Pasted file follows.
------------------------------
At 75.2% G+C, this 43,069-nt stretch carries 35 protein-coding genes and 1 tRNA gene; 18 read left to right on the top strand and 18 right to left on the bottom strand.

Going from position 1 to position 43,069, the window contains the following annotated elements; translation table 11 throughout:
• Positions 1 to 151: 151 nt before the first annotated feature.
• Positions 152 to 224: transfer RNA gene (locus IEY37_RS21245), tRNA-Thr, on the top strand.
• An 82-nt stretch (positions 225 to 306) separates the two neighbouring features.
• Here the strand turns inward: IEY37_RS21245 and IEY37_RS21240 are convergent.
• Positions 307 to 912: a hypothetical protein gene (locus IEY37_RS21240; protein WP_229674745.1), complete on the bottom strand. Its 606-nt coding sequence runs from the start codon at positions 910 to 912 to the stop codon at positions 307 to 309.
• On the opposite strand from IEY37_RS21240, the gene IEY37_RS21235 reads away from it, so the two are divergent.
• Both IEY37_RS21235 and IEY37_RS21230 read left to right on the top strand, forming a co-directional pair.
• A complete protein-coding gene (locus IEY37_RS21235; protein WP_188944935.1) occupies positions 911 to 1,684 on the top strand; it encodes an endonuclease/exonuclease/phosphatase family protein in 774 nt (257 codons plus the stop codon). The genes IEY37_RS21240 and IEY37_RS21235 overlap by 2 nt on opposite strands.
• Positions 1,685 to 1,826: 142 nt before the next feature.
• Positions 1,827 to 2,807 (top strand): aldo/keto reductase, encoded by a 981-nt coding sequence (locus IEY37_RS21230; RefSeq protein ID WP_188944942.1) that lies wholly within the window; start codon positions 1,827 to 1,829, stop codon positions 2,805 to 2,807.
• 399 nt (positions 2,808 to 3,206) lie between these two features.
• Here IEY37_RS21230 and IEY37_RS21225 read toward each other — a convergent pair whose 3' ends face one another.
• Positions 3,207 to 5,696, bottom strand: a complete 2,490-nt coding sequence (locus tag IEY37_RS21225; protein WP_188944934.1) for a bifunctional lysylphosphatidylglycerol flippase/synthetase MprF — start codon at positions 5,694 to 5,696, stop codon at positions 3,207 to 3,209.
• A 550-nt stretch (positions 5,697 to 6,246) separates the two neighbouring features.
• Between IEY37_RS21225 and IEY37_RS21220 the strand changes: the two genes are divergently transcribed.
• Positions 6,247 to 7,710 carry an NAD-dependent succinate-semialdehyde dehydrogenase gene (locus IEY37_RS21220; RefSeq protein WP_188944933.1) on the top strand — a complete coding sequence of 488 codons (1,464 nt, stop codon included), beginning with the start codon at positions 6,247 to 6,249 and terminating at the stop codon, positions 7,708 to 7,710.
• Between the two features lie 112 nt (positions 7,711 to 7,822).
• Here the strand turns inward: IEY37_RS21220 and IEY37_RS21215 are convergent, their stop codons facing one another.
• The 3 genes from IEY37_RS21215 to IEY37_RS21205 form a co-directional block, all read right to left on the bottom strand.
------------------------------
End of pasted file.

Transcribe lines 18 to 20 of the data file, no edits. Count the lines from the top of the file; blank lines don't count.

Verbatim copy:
• Positions 6,247 to 7,710 carry an NAD-dependent succinate-semialdehyde dehydrogenase gene (locus IEY37_RS21220; RefSeq protein WP_188944933.1) on the top strand — a complete coding sequence of 488 codons (1,464 nt, stop codon included), beginning with the start codon at positions 6,247 to 6,249 and terminating at the stop codon, positions 7,708 to 7,710.
• Between the two features lie 112 nt (positions 7,711 to 7,822).
• Here the strand turns inward: IEY37_RS21220 and IEY37_RS21215 are convergent, their stop codons facing one another.